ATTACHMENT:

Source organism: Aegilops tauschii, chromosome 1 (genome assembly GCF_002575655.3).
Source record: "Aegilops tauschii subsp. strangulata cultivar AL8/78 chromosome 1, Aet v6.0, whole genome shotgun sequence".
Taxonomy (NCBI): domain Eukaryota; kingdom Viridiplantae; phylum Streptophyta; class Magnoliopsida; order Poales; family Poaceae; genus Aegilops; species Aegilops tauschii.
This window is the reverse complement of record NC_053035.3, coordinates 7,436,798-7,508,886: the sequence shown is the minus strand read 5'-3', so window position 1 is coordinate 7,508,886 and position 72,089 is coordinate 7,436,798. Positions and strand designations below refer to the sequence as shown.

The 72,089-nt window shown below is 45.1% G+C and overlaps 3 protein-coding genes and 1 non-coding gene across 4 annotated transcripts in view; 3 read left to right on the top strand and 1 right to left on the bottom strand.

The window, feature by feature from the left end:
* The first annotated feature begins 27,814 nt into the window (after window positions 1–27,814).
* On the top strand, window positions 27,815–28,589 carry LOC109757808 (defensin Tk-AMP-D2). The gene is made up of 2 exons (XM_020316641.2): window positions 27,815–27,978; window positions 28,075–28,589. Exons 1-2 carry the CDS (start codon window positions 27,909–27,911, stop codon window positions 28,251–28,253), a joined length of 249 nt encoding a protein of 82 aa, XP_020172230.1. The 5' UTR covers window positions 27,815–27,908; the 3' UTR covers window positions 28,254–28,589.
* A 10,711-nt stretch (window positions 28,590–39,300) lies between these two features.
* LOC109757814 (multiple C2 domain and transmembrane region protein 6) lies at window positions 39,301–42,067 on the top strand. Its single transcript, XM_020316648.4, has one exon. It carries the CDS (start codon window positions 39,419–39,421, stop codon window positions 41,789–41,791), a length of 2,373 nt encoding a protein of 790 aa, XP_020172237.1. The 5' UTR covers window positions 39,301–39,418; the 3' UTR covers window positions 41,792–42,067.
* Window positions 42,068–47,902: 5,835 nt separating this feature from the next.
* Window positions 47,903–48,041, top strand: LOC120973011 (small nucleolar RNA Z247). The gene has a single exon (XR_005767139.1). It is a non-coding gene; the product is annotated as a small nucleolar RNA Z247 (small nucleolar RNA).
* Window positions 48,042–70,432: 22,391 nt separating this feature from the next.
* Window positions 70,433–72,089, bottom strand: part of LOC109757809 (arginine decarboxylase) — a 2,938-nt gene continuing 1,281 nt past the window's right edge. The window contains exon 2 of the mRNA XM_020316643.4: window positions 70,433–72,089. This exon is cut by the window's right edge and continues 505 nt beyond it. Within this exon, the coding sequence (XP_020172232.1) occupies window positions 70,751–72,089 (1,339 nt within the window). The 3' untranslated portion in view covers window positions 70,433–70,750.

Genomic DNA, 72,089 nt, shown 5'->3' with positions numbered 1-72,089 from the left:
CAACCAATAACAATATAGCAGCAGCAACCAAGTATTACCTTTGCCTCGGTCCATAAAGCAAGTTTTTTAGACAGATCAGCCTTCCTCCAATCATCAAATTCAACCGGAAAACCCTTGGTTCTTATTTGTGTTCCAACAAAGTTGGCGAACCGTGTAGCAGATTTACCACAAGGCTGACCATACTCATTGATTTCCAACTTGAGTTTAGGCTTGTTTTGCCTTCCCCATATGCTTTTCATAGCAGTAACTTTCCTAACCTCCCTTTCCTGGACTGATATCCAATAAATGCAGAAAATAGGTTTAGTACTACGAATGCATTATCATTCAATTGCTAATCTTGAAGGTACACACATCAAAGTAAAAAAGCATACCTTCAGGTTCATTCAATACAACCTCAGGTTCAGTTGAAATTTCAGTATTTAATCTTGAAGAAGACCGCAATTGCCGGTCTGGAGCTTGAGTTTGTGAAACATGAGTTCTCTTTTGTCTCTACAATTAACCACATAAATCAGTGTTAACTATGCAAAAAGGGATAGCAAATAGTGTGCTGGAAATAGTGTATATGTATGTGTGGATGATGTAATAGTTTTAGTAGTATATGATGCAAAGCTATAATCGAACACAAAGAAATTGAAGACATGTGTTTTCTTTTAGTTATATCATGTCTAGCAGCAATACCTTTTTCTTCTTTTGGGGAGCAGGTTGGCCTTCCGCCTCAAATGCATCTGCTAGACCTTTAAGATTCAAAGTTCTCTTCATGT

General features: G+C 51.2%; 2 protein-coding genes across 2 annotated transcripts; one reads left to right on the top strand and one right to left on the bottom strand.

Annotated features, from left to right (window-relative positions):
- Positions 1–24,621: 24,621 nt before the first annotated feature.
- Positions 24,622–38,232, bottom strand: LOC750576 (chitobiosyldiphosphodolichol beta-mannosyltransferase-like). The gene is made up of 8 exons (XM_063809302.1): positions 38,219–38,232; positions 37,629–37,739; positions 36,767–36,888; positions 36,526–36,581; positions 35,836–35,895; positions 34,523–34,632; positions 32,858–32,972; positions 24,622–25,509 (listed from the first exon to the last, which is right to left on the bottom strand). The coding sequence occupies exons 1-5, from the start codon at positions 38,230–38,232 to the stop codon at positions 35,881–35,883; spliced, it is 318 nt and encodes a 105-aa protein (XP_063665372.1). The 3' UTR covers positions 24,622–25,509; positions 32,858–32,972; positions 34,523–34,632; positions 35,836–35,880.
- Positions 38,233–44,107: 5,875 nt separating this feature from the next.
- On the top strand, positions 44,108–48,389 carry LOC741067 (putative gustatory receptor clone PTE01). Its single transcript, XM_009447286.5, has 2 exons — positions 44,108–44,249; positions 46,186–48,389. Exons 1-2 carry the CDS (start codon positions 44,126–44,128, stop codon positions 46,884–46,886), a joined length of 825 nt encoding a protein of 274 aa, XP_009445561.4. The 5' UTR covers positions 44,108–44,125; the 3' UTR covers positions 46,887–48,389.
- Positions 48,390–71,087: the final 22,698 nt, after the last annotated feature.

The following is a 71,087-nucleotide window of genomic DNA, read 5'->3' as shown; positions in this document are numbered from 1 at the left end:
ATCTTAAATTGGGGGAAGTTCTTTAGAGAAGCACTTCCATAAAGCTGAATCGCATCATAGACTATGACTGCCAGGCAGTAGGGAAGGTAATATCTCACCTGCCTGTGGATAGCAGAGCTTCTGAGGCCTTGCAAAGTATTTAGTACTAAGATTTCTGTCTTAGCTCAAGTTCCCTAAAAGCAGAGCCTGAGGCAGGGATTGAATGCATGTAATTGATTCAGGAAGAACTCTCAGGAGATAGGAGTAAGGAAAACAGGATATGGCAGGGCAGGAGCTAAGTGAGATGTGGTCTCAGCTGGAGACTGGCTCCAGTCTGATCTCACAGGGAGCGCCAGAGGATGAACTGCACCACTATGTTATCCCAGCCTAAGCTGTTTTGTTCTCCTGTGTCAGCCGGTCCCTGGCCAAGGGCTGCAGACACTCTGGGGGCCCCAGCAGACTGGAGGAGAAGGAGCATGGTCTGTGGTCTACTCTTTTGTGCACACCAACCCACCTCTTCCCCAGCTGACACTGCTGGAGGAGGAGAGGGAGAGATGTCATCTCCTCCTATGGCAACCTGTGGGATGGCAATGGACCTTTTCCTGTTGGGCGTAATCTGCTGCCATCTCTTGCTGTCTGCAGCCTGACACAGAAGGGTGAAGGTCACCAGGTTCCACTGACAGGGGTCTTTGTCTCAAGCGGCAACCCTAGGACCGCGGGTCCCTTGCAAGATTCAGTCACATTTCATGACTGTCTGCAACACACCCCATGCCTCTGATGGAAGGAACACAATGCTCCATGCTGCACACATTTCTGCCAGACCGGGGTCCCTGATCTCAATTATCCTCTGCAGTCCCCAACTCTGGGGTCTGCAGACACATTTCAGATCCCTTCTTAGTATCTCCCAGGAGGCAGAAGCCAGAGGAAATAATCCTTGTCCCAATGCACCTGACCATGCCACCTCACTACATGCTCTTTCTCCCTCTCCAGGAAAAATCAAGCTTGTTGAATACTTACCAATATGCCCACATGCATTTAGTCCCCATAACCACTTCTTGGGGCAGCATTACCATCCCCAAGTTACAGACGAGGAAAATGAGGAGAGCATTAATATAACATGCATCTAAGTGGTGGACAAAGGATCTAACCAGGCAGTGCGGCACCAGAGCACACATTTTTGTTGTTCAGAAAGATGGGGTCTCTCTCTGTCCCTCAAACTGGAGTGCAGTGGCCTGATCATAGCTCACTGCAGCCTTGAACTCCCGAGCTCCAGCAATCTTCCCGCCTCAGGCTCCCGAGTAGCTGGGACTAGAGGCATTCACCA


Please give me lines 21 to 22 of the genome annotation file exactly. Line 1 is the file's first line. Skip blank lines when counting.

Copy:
- Positions 38,233–44,107: 5,875 nt separating this feature from the next.
- On the top strand, positions 44,108–48,389 carry LOC741067 (putative gustatory receptor clone PTE01). Its single transcript, XM_009447286.5, has 2 exons — positions 44,108–44,249; positions 46,186–48,389. Exons 1-2 carry the CDS (start codon positions 44,126–44,128, stop codon positions 46,884–46,886), a joined length of 825 nt encoding a protein of 274 aa, XP_009445561.4. The 5' UTR covers positions 44,108–44,125; the 3' UTR covers positions 46,887–48,389.